While Ramadi has been retaken in Iraq, in no sense has ISIS been fully defeated. That war will continue at least through 2016, and very likely beyond.
This story in the Atlantic ran back in March and is a bit dated, but what it says about the religious "thinking" behind ISIS remains relevant. Especially:
. . .much of what the group does looks nonsensical except in light of a sincere, carefully considered commitment to returning civilization to a seventh-century legal environment, and ultimately to bringing about the apocalypse.That's a recipe not only for fanaticism, but persistence.
Some caveats about the article: They ARE psychopaths, and the territorial gains were only possible because of the specific political conditions in both Syria and Iraq. Nor should "mere" political power be underestimated as a motivator.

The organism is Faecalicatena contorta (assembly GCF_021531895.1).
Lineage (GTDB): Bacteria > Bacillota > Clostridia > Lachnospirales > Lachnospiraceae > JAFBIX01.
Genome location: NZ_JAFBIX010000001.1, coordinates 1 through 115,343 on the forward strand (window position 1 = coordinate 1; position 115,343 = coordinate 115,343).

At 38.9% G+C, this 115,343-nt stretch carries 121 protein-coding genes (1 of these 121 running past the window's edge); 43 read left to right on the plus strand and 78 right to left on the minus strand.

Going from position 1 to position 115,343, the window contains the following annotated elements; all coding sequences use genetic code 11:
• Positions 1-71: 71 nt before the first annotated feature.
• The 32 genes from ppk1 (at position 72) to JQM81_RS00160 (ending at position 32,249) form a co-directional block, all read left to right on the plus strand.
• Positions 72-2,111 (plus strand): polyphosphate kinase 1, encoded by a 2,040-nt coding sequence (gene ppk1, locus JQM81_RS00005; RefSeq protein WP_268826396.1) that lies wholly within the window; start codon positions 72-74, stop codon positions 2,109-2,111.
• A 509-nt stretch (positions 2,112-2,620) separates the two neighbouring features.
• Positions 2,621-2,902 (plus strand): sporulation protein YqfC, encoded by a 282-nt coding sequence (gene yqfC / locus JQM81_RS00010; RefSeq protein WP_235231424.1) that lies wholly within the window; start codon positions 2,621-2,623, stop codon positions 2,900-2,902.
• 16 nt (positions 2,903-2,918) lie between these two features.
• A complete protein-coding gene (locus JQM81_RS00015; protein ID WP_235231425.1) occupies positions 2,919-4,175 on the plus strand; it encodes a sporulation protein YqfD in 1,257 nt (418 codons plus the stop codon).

And contrary to the article's conclusion, direct, violent, consistent confrontation is the only way to deal with the movement. Unfortunately, it's likely that, once ISIS is defeated, other somewhat similar "movements" will spring up until Islam's civil war runs its course.
One of the biggest problems in understanding what's going on is our understanding of our own history. We've been taught to think of war in terms of the 20th century Western wares, World War II especially. Even Vietnam does not supply the kind of metaphors or framework that truly apply here. And thinking long term while fighting short term is not something most humans are good at.